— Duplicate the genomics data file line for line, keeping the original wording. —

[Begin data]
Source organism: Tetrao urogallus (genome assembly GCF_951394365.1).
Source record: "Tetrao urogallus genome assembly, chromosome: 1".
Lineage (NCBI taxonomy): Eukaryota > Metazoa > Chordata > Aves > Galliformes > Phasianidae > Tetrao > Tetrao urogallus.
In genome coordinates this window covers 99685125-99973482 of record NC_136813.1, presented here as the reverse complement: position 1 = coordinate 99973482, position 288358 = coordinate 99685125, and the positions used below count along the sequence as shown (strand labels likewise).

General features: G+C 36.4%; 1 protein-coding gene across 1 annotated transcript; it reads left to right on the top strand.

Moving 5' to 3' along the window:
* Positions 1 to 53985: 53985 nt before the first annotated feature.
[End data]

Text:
Source organism: Tetrao urogallus (genome assembly GCF_951394365.1).
Source record: "Tetrao urogallus genome assembly, chromosome: 1".
Lineage (NCBI taxonomy): Eukaryota > Metazoa > Chordata > Aves > Galliformes > Phasianidae > Tetrao > Tetrao urogallus.
In genome coordinates this window covers 99685125-99973482 of record NC_136813.1, presented here as the reverse complement: position 1 = coordinate 99973482, position 288358 = coordinate 99685125, and the positions used below count along the sequence as shown (strand labels likewise).

General features: G+C 36.4%; 1 protein-coding gene across 1 annotated transcript; it reads left to right on the top strand.

Moving 5' to 3' along the window:
* Positions 1 to 53985: 53985 nt before the first annotated feature.